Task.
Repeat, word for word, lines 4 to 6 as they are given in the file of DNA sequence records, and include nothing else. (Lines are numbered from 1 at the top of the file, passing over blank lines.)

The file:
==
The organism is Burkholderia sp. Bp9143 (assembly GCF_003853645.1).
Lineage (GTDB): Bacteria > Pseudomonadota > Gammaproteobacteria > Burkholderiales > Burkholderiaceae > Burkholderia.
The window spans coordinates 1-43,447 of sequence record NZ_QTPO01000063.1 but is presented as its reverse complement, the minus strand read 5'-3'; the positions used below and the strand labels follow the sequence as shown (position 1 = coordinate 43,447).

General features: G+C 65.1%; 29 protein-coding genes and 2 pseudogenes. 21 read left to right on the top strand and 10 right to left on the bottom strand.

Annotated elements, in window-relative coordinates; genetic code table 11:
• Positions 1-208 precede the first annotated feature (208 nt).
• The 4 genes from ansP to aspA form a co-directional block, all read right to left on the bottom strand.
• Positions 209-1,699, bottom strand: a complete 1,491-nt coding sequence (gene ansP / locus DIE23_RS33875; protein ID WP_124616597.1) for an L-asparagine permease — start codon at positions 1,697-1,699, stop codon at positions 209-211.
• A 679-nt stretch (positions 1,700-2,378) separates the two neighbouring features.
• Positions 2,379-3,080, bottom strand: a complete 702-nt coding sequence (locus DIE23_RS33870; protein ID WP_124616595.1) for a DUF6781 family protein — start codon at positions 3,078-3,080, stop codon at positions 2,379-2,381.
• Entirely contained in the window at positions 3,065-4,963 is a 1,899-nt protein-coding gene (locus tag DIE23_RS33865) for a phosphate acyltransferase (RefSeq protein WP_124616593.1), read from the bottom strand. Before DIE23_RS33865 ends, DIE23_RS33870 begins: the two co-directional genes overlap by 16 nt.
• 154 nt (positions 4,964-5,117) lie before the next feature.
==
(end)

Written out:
General features: G+C 65.1%; 29 protein-coding genes and 2 pseudogenes. 21 read left to right on the top strand and 10 right to left on the bottom strand.

Annotated elements, in window-relative coordinates; genetic code table 11:
• Positions 1-208 precede the first annotated feature (208 nt).